While any thru-hike will involve an uncountable number of steps, the biggest step of them all is the proverbial first step – making the decision to go hike the trail yourself. After you’ve watched the videos and read the articles, the inspiration is at its highest, and you finally decide to hike a long distance trail, the second major step into the world of long distance hiking is preparing to walk – up to 25 miles every day for up to 6 months straight. What I found after hiking the length of the Pacific Crest Trail was that thru-hiking isn’t so much a physical feat – and while you certainly have to be in good shape to hike a long trail – the mental challenge of a long hike is worth just as much, if not more consideration than the physical aspect of a long distance hike. And then there’s the question: is it possible to only hike one long trail? Now don’t get me wrong, getting in shape before a thru-hike can save you from injury and make your hike more comfortable, and getting your footwear dialed in can save you from misery. But that being said, the worry of training for walking 4-6 months can be overwhelming. There’s no reason to stress however: and it’s always best to start with some hiking around the local woods near home or even around the neighborhood. This will prepare not only your body, but more importantly your mind for the endeavor ahead. Another great thing to start doing is trail running. A few miles a day to even 10 a week with slow gains from there to get your muscles in tune. You do not need to be in shape to start hiking a long distance trail, but some pre-hike exercise never hurt anything. At least, that’s what I wished I had done. Training for my 180-day trek from Mexico to Canada through all of California, Oregon and Washington began on the trail itself however – and I wasn’t alone in this shared endeavor. Looking back, if I had trained physically for my hike, I would have sky rocketed in front of some of the fellow hikers I shared this misery with and would not be able to still talk with them to this day about it – while the scenery of course held its own, the friendships formed on the trail were the most memorable experiences for me on the PCT. Somehow and whether you choose to train extensively prior to your hike or not at all, whether you choose to resupply with carefully planned mail drops or strap a pizza box to your pack on the way out of town instead, things seem to find a way of working themselves out on a thru-hike once you get yourself to the trailhead. From blisters to aches and pains to ankles and knees, all thru-hikers are likely to experience some form of physical discomfort on their hike, but pushing through these setbacks is best accomplished by keeping your reasons for hiking the trail in the first place in the forefront of your mind. The most common reason I saw people drop off trail wasn’t injury, it was worry related to a job or the missing of a loved one at home. The hikers that finished the trail seemed to have an almost inner voice driving them to the border. Possessed with passion to reach that monument, not sacrificing anything, with perseverance to setup the tent yet again after a marathon day in the pouring rain, wind slapped desert, or mountain pass snow storm. Reasons for starting a long trail vary as much as those for leaving one early. In my case, I began my hike to get away from a relationship. For others, thru-hiking served as an escape from job related responsibilities and struggles, financial burdens, or any of the number of things we face in everyday life that we can to some extent, escape on the trail. But I don’t think any of us hiking for these reasons could escape these thoughts completely. For many of us, every day we kept walking was like putting on the boxing gloves and meeting these emotions in the ring. There were of course good days and bad, but those that continued on and finished the trail were the ones that won the fight. Even finishing the hike comes with its own set of problems however: post trail life. Many of us joked about having PTTD, or Post Traumatic Trail Disorder. When accomplishing a goal like a thru-hike and spending that many days in the grasps of nature, then returning to the life of old off the trail, post trail depression is a real struggle for many thru-hikers. When the only worries of the day on-trail were where to get water for the day or where to camp, when you return home to relationships, bills, a mortgage, or rent, it can at times seem that we end up right back where we started. Those that managed these emotions the best were the ones that kept hiking the following season or jumped to the other hemisphere chasing the forever changing trail season and kept escaping…or perhaps more accurately began to rewrite their narrative such that the line between on-trail and off-trail life began to blur. Through thru-hiking I found joy in writing, have been blessed with countless photos and memories, and have been fortunate enough to share stories of the hike across many platforms. Lasting friendships were formed. Physically the hike helped me obtain a level of fitness that had previously been unobtainable. I witnessed beauty beyond my wildest dreams and fell deeply in love with nature. Things that, after the hike are all tough to come by. Every time I sit down to write about topics like this I’m reminded of what it’s like to be out there, and perhaps there’s only one solution to fill the void. One day it seems unavoidable that I’ll find myself at the terminus of another long trail, the fog will lift, and the blissful experience of putting one foot in front of the other for thousands of miles will start the cycle yet again. For more on Sean’s thru-hike of the Pacific Crest Trail, check out our two part series that starts here in Issue 40.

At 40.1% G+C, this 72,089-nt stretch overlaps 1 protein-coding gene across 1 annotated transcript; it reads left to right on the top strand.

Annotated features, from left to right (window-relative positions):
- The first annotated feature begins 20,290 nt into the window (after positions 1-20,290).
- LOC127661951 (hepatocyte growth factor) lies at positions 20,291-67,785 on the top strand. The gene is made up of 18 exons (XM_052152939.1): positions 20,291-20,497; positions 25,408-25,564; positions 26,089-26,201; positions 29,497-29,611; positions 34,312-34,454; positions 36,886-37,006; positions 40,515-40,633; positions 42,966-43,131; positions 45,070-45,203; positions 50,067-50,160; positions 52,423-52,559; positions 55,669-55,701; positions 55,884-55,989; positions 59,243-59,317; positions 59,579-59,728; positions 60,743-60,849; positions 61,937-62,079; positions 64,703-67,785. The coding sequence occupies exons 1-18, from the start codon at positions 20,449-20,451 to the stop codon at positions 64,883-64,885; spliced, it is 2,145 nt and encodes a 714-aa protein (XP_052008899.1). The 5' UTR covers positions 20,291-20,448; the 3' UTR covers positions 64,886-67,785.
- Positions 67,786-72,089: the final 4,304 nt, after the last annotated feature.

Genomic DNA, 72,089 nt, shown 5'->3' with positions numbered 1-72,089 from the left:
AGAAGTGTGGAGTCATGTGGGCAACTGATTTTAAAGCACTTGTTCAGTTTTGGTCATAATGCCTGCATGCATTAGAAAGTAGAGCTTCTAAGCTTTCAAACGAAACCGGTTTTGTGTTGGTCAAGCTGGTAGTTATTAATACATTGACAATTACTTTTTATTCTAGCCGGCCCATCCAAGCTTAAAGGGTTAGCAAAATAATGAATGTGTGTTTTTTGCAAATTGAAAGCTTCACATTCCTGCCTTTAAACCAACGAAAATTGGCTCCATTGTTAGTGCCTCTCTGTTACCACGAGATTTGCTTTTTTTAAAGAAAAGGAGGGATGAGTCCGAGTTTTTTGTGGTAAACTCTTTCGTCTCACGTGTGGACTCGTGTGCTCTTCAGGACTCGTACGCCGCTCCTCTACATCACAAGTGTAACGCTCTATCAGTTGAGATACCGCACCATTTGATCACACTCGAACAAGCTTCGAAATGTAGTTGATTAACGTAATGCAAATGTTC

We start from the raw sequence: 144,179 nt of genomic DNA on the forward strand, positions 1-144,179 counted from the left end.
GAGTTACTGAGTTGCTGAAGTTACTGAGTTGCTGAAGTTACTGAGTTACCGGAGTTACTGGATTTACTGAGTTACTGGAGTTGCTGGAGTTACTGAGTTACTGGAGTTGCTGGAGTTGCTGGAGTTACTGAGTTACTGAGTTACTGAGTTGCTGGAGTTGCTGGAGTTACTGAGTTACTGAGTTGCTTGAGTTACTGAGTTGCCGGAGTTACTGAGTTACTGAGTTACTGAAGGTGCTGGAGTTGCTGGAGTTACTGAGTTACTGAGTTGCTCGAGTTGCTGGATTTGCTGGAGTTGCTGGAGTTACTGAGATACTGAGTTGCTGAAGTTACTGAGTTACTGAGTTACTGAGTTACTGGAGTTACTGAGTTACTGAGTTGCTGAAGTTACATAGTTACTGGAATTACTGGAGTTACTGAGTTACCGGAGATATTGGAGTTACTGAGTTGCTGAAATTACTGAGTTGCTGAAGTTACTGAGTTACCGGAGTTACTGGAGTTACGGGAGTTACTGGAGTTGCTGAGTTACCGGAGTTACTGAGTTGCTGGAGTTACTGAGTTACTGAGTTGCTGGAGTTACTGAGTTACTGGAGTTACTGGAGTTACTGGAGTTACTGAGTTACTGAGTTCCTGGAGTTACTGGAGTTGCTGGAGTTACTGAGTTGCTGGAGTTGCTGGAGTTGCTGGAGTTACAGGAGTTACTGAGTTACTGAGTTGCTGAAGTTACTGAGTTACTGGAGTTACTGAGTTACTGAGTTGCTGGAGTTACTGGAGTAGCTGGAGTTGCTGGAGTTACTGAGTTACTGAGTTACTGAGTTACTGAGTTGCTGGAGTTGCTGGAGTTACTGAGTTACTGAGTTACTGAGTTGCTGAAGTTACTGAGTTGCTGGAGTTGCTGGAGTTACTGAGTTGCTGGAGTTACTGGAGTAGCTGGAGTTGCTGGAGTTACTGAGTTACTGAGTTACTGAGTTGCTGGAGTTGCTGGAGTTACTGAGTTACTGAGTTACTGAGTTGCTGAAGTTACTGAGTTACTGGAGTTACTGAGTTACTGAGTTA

9. 2 points